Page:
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dc.creatorShaull, Sandra Lynnen_US
dc.date.accessioned2012-06-07T22:34:10Z
dc.date.available2012-06-07T22:34:10Z
dc.date.created1993en_US
dc.date.issued1993
dc.identifier.urihttp://hdl.handle.net/1969.1/ETD-TAMU-1993-THESIS-S533en_US
dc.descriptionDue to the character of the original source materials and the nature of batch digitization, quality control issues may be present in this document. Please report any quality issues you encounter to digital@library.tamu.edu, referencing the URI of the item.en_US
dc.descriptionIncludes bibliographical references.en_US
dc.description.abstractThis thesis examines the influence of Hispanic ethnicity on perceived family-related and nature- related benefits of recreation. As the theoretical framework for this study, Milton Gordon's ethnic assimilation theory was used to test the hypotheses for patterns indicative of Anglo-conformity in perceived recreation benefits and for deviations suggestive of selective acculturation. Based upon evidence of the core cultural value of familism among Hispanics, it was hypothesized that family-related recreation benefits would resist assimilation and display patterns of selective acculturation. Due to the absence of similar evidence pertaining to environmental dispositions, the study hypothesized that nature-related benefits would be influenced by the assimilation process and display a pattern of Anglo-conformity. The survey was designed to be a replication of Gramann and Floyd's study of the Phoenix metropolitan area. A telephone survey conducted in central and southern California produced a final sample of 995 cases. Although the sample achieved representativeness for the Hispanic sub- population in both gender and low income categories, Hispanics in the sample reported more years of education than those in the California study area. Assimilation was operationalized by measures of primary structural assimilation and language acculturation. Results of factor analysis were used to create the benefits and acculturation scales. Analysis of covariance was used to test the hypotheses because it controls the covariates while allowing the levels of the main effect to be contrasted. The dependent variables, family-related and nature-related recreation benefits, were tested to determine if there were significant differences between Anglos and Hispanic respondents with different levels of primary structural assimilation and language acculturation. Statistical analysis of the hypotheses pertaining to nature-related recreation benefits produced patterns of Anglo- conformity for both language acculturation and primary structural assimilation. The statistical results were less clear for family-related recreation benefits, but no patterns of selective acculturation were found. For the hypothesis in which language acculturation was a significant main effect, it is possible that a pattern of Anglo-conformity was influenced by an immigration effect.en_US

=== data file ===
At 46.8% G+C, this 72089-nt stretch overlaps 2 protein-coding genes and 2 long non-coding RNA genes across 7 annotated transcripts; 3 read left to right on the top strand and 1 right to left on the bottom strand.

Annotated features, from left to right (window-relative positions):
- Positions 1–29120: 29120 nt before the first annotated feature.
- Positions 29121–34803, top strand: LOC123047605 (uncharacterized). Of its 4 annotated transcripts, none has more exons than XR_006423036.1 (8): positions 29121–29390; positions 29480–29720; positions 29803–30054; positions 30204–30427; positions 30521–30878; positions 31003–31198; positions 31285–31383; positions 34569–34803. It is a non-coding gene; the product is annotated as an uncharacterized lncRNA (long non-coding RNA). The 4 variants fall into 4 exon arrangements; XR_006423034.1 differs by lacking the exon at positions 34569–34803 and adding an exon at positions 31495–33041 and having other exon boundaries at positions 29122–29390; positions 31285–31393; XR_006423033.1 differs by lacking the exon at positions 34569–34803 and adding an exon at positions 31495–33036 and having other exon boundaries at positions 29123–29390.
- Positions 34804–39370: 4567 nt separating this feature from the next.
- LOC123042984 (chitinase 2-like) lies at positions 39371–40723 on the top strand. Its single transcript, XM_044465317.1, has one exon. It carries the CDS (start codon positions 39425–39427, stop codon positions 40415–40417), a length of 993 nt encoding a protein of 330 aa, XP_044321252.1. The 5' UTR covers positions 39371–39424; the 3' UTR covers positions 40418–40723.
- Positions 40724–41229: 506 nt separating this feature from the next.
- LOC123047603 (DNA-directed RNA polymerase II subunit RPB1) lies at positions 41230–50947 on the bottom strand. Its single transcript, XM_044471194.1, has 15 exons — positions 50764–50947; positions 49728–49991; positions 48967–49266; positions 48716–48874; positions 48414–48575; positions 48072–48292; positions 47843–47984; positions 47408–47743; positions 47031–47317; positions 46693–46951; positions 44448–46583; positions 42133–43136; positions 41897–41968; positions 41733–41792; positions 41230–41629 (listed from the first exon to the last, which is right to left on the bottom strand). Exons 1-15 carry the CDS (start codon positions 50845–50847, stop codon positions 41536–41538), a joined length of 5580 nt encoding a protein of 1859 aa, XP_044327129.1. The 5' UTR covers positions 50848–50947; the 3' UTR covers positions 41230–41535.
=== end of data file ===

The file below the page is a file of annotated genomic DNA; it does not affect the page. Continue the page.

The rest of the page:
dc.format.mediumelectronicen_US
dc.format.mimetypeapplication/pdfen_US
dc.language.isoen_USen_US
dc.publisherTexas A&M Universityen_US
dc.rightsThis thesis was part of a retrospective digitization project authorized by the Texas A&M University Libraries in 2008. Copyright remains vested with the author(s). It is the user's responsibility to secure permission from the copyright holder(s) for re-use of the work beyond the provision of Fair Use.en_US
dc.subjectrecreation and resources development.en_US
dc.subjectMajor recreation and resources development.en_US
dc.titleFamily-related and nature-related recreation benefits among Anglo Americans and Hispanic Americans: a study of acculturation and primary structural assimilationen_US
dc.typeThesisen_US
thesis.degree.disciplinerecreation and resources developmenten_US
thesis.degree.nameM.S.en_US
thesis.degree.levelMastersen_US
dc.type.genrethesis
dc.type.materialtexten_US
dc.format.digitalOriginreformatted digitalen_US


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